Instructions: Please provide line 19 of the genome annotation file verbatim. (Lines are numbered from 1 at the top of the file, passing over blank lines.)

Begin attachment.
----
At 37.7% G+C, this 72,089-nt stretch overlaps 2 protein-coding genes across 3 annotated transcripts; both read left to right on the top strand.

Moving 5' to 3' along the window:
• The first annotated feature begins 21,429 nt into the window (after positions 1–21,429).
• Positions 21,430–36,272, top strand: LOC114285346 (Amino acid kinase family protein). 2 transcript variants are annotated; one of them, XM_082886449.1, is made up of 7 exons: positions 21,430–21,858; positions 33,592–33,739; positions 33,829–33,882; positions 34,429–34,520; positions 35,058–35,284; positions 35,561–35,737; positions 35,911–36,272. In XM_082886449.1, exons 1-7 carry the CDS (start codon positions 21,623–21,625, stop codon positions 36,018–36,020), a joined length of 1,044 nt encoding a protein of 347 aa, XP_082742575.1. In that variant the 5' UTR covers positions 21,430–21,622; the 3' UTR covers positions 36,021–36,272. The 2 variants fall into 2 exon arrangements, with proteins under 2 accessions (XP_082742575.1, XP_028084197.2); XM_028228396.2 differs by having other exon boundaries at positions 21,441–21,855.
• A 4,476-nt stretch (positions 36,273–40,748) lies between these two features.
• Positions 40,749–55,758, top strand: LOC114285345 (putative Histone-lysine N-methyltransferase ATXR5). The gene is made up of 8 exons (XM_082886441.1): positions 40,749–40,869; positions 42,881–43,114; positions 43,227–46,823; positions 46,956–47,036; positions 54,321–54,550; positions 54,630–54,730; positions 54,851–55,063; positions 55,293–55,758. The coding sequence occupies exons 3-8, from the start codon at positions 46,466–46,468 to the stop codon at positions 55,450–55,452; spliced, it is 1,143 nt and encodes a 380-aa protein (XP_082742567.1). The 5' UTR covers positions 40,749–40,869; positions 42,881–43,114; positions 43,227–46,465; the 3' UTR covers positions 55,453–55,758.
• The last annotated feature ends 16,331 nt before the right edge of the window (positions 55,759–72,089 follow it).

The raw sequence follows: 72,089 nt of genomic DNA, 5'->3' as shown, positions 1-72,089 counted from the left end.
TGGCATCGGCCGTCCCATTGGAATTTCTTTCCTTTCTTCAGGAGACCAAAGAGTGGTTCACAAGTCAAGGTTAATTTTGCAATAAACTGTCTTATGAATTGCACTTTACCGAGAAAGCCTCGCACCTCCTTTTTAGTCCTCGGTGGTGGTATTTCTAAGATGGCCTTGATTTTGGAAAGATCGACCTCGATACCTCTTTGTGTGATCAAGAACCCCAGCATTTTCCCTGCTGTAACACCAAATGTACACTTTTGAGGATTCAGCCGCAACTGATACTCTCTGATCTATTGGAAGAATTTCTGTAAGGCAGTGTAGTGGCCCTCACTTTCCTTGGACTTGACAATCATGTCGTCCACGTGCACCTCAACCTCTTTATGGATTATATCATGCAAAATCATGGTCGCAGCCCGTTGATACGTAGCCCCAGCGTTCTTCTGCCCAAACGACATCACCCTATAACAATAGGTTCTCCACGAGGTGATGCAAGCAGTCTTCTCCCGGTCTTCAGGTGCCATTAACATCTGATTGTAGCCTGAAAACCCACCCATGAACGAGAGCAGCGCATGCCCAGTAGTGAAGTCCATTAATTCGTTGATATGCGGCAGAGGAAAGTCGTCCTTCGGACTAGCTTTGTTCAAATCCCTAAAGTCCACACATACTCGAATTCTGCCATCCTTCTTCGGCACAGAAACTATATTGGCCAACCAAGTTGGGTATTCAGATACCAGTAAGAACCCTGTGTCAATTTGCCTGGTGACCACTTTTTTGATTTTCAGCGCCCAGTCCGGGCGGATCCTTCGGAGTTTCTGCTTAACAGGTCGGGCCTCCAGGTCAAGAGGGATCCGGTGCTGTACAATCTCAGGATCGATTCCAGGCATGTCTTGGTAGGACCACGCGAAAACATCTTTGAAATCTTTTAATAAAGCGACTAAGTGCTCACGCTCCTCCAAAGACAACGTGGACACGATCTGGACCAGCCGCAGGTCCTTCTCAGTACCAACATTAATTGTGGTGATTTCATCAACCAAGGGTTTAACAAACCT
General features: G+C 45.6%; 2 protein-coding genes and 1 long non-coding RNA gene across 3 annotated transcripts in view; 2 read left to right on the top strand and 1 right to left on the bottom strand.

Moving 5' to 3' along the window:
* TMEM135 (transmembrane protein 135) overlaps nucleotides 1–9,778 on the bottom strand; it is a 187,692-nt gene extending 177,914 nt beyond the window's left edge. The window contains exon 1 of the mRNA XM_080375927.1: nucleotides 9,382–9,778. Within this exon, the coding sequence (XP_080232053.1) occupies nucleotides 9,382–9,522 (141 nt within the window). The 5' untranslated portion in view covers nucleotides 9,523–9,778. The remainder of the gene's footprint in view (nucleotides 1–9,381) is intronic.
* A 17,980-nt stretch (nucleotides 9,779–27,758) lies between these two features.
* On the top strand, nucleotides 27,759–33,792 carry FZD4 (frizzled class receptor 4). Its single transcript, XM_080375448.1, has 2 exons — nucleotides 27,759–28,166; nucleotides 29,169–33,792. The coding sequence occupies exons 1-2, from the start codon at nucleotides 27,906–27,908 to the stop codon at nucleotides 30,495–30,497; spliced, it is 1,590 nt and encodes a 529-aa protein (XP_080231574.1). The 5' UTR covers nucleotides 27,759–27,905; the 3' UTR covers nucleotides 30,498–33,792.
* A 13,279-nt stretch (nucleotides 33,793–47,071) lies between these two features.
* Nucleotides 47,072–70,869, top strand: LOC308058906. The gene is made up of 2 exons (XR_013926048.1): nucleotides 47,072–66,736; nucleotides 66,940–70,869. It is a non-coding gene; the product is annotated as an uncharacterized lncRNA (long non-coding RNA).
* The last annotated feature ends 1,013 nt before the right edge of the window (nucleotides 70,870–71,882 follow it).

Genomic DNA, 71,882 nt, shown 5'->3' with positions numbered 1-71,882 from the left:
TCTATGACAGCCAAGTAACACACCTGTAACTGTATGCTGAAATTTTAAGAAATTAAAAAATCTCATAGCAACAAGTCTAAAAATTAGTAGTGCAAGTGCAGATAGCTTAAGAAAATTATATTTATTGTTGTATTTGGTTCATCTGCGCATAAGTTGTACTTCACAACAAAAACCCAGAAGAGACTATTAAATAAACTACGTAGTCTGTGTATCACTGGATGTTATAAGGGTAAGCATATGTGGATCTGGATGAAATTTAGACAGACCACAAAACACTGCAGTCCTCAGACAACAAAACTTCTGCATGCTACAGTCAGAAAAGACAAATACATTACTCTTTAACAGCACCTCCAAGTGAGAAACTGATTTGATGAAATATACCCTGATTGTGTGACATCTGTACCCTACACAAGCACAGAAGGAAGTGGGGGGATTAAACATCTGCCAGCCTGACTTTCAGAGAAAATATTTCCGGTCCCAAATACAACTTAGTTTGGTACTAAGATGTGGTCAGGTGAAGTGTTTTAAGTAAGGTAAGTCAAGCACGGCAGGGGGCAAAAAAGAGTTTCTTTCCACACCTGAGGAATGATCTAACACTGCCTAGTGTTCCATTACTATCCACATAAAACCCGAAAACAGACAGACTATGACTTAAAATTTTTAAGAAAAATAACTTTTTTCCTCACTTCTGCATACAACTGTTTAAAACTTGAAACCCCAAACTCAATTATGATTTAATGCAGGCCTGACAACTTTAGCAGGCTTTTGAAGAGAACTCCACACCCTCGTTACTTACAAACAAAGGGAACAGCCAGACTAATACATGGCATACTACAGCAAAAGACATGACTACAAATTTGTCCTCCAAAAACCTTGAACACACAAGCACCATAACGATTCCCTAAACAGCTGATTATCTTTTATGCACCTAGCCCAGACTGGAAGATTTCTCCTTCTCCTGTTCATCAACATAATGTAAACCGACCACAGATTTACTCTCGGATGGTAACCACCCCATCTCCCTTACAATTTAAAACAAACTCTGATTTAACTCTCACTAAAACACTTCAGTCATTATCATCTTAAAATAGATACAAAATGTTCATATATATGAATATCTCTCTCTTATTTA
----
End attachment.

TCTATGACAGCCAAGTAACACACCTGTAACTGTATGCTGAAATTTTAAGAAATTAAAAAATCTCATAGCAACAAGTCTAAAAATTAGTAGTGCAAGTGCAGATAGCTTAAGAAAATTATATTTATTGTTGTATTTGGTTCATCTGCGCATAAGTTGTACTTCACAACAAAAACCCAGAAGAGACTATTAAATAAACTACGTAGTCTGTGTATCACTGGATGTTATAAGGGTAAGCATATGTGGATCTGGATGAAATTTAGACAGACCACAAAACACTGCAGTCCTCAGACAACAAAACTTCTGCATGCTACAGTCAGAAAAGACAAATACATTACTCTTTAACAGCACCTCCAAGTGAGAAACTGATTTGATGAAATATACCCTGATTGTGTGACATCTGTACCCTACACAAGCACAGAAGGAAGTGGGGGGATTAAACATCTGCCAGCCTGACTTTCAGAGAAAATATTTCCGGTCCCAAATACAACTTAGTTTGGTACTAAGATGTGGTCAGGTGAAGTGTTTTAAGTAAGGTAAGTCAAGCACGGCAGGGGGCAAAAAAGAGTTTCTTTCCACACCTGAGGAATGATCTAACACTGCCTAGTGTTCCATTACTATCCACATAAAACCCGAAAACAGACAGACTATGACTTAAAATTTTTAAGAAAAATAACTTTTTTCCTCACTTCTGCATACAACTGTTTAAAACTTGAAACCCCAAACTCAATTATGATTTAATGCAGGCCTGACAACTTTAGCAGGCTTTTGAAGAGAACTCCACACCCTCGTTACTTACAAACAAAGGGAACAGCCAGACTAATACATGGCATACTACAGCAAAAGACATGACTACAAATTTGTCCTCCAAAAACCTTGAACACACAAGCACCATAACGATTCCCTAAACAGCTGATTATCTTTTATGCACCTAGCCCAGACTGGAAGATTTCTCCTTCTCCTGTTCATCAACATAATGTAAACCGACCACAGATTTACTCTCGGATGGTAACCACCCCATCTCCCTTACAATTTAAAACAAACTCTGATTTAACTCTCACTAAAACACTTCAGTCATTATCATCTTAAAATAGATACAAAATGTTCATATATATGAATATCTCTCTCTTATTTA